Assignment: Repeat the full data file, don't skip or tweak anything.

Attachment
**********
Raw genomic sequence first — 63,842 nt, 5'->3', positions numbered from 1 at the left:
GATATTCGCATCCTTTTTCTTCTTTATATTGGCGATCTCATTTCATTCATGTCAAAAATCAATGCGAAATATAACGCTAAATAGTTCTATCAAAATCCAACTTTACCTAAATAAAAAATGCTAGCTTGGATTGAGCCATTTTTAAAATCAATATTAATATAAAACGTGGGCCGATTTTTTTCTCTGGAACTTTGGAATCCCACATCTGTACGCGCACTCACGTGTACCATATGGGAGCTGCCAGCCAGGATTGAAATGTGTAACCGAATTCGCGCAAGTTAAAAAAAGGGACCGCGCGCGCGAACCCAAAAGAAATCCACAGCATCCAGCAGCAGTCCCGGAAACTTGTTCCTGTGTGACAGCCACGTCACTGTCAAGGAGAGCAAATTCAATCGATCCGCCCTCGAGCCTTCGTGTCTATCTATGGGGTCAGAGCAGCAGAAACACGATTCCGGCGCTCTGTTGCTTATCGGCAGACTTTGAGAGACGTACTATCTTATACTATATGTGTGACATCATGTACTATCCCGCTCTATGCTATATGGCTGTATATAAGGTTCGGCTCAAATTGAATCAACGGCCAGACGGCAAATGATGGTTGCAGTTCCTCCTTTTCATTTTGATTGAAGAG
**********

Raw genomic sequence first — 63,842 nt, 5'->3', positions numbered from 1 at the left:
GATATTCGCATCCTTTTTCTTCTTTATATTGGCGATCTCATTTCATTCATGTCAAAAATCAATGCGAAATATAACGCTAAATAGTTCTATCAAAATCCAACTTTACCTAAATAAAAAATGCTAGCTTGGATTGAGCCATTTTTAAAATCAATATTAATATAAAACGTGGGCCGATTTTTTTCTCTGGAACTTTGGAATCCCACATCTGTACGCGCACTCACGTGTACCATATGGGAGCTGCCAGCCAGGATTGAAATGTGTAACCGAATTCGCGCAAGTTAAAAAAAGGGACCGCGCGCGCGAACCCAAAAGAAATCCACAGCATCCAGCAGCAGTCCCGGAAACTTGTTCCTGTGTGACAGCCACGTCACTGTCAAGGAGAGCAAATTCAATCGATCCGCCCTCGAGCCTTCGTGTCTATCTATGGGGTCAGAGCAGCAGAAACACGATTCCGGCGCTCTGTTGCTTATCGGCAGACTTTGAGAGACGTACTATCTTATACTATATGTGTGACATCATGTACTATCCCGCTCTATGCTATATGGCTGTATATAAGGTTCGGCTCAAATTGAATCAACGGCCAGACGGCAAATGATGGTTGCAGTTCCTCCTTTTCATTTTGATTGAAGAG